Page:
In the December 2020 issue The European Pension System: State of Play – Paolo Lippi Q&A with Paolo Lippi mRNA Vaccines Against COVID-19 – Sanjay Mishra Mathematical modeling of tumors – Nikita Simonov COVID-19, Coping with Uncertainty – Jayne Morriss
In the November 2020 issue Social Recognition for Employee Engagement: Q&A with Achievers – Jon Maddison Obesity Harms the Body in Real Time – Cate Varney Self-Employed? How to Protect Your Wellbeing – Andreana Drencheva, Kristin Hildenbrand, Mike Duffy Jr.
In the July 2020 issue The Best Compliant Model for Expatriates – Pasquale Gorrasi Interview with GEB’s Eric Butler on The Response To Covid-19 IBIS 2020 Conference Report Gig-Working to Dramatically Change Employment Landscape – Andrew Cunningham R&D: Weight Loss: The Tricky Last Few Pounds – Peter Rogers R&D: Coronavirus: Why Some People Lose Their Sense of Smell – Simon Gane, Jane Parker Employee Benefits 2045: Where Could We Be
The Best Compliant Model for Expatriates – Interview with GEB’s Eric Butler on The Response To Covid-19 – IBIS 2020 Conference Report – Gig-Working to Dramatically Change Employment Landscape – R&D: Weight Loss: The Tricky Last Few Pounds – R&D: Coronavirus: Why Some People Lose Their Sense of Smell – Employee Benefits 2045 – Where Could We Be 25 Years from Now?
We are currently seeing a lot of interest around managing burnout within teams. The difficulty employees face in trying to maintain a good balance in life, carry very heavy loads (work, mental and emotional) – especially in companies that have had to maintain normal productivity, and the lack of effective social support largely explain the phenomenon. Preparing these people for a return to work cannot be improvised. That’s why
Troubled times give birth to individuals with valuable personality profiles: the “positive deviants”. They are known to transgress the rules and push past established norms for the good of all. They contribute enormously to innovation by deviating from existing habits without knowing much about why they were so ineffective. The period we are going through gives us the opportunity to innovate around our approach to work. But we don’t
I’ve often been asked if I have any advice on how to structure the psychological approach to post-lockdown. I hereby invite you to utilise the “RARE” method: – Recognize: sensitize teams to be able to detect weak signs shown by people in psychological distress (a secondary prevention technique) – Act: teach teams how to start a conversation with someone showing signs of distress – using the right tone –
Many people will be experiencing painful emotions in the times to come. For some this will manifest as fear and guilt; for others, shame at not being able to meet performance expectations. Asking these people to “make an effort” or “smile a little” has a name in psychology: surface acting. Very damaging, this request to act “as if” everything was going well creates emotional dissonance and weakens commitment, well-being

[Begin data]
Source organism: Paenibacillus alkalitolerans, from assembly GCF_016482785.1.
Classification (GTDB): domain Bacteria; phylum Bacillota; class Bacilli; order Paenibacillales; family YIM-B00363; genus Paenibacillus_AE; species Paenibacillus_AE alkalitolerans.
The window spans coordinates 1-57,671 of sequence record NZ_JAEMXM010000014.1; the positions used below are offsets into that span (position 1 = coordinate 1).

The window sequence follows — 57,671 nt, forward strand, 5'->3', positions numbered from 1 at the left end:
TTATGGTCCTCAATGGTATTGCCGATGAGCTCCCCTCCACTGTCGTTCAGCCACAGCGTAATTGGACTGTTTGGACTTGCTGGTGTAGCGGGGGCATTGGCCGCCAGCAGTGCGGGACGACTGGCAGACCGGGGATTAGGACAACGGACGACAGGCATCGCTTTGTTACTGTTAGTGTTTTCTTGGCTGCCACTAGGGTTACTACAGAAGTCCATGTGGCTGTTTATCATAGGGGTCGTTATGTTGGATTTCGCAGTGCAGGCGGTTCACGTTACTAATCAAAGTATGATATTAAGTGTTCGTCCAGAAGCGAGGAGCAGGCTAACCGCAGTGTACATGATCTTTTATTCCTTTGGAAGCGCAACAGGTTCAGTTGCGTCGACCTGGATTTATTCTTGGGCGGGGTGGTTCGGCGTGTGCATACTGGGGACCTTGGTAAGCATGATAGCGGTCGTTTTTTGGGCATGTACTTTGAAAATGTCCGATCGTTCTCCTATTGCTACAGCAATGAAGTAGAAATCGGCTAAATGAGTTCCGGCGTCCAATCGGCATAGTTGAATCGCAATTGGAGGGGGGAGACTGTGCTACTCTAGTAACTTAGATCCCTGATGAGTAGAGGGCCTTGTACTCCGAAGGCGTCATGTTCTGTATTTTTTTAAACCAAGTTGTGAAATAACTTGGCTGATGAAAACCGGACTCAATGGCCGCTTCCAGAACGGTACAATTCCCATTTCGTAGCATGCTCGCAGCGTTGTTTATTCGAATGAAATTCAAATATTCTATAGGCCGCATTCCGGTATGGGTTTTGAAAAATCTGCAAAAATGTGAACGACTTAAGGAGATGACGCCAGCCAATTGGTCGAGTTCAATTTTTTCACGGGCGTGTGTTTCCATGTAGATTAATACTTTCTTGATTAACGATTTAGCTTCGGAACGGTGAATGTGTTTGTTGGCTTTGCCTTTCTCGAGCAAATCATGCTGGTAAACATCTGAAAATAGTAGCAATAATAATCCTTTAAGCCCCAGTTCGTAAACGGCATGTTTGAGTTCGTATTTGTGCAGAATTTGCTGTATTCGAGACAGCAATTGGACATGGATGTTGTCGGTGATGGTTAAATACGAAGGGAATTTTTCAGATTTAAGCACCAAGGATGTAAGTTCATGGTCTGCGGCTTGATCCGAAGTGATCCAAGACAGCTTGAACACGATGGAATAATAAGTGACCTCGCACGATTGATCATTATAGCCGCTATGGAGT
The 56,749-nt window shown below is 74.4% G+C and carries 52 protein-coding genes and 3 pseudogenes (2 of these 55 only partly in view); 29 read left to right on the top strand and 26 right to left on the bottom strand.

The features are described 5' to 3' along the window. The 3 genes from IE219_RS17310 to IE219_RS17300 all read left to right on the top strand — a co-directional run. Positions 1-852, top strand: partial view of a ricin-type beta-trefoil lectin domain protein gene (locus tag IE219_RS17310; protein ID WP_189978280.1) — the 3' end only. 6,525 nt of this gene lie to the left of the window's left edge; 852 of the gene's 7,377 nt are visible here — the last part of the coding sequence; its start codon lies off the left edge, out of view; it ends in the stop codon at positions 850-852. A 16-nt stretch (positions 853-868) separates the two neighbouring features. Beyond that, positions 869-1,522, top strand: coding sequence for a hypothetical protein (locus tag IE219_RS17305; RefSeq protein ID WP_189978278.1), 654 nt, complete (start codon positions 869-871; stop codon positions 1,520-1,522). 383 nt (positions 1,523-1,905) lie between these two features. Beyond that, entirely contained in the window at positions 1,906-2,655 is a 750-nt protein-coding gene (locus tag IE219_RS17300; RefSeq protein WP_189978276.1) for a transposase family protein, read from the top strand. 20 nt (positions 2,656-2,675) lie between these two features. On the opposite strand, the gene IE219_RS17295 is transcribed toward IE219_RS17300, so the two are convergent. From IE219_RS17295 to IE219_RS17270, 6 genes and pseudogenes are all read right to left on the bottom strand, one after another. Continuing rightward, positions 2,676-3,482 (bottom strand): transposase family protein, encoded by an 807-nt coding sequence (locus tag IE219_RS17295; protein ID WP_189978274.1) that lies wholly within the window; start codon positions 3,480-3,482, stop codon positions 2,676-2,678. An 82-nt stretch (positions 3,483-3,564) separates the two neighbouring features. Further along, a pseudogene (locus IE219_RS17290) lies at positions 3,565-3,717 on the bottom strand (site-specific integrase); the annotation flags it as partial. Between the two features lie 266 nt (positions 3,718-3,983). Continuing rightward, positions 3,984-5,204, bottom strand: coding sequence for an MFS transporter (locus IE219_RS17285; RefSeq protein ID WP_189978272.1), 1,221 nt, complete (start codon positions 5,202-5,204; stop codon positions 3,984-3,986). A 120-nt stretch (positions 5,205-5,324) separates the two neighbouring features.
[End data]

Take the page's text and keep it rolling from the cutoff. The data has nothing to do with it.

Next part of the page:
At the end of a webinar a manager told me: “Some of my employees feel guilty for not being able to manage everything at once: teleworking, their children, household tasks… I would like to help them, but I don’t know how”. Guilt is an emotion that is as unpleasant as it is useful: it appears when we feel we have caused harm and urges us to remedy it. However,
We haven’t all experienced lockdown in the same way. Some have felt indispensable, others useless. And others have lacked recognition because teleworking has rendered their contribution invisible. These differences naturally give rise to tensions like mutual stereotyping, disintegration of teams and declining performance. How can these be avoided? Psychology’s solution is the “superordinate goal”, i.e. a goal that can only be achieved through the active participation of each member
Have you ever heard of the “bystander effect”? In psychology it is the phenomenon that the more people there are in a place, the less likely any one individual is to help someone in trouble. It is basically due to a dilution of responsibility (there are lots of people; someone else is bound to help on my behalf). When coming out of lockdown, many employees will experience bouts of
Are you familiar with the concept “locus of control”? In psychology, it’s the way we determine the cause of what happens to us. We can divide ourselves into two categories: – The “internals”: what happens to me depends on me… if I fail it’s my fault. These people progress more quickly in their careers but go through intense phases of guilt and self-questioning. – The “externals”: what happens to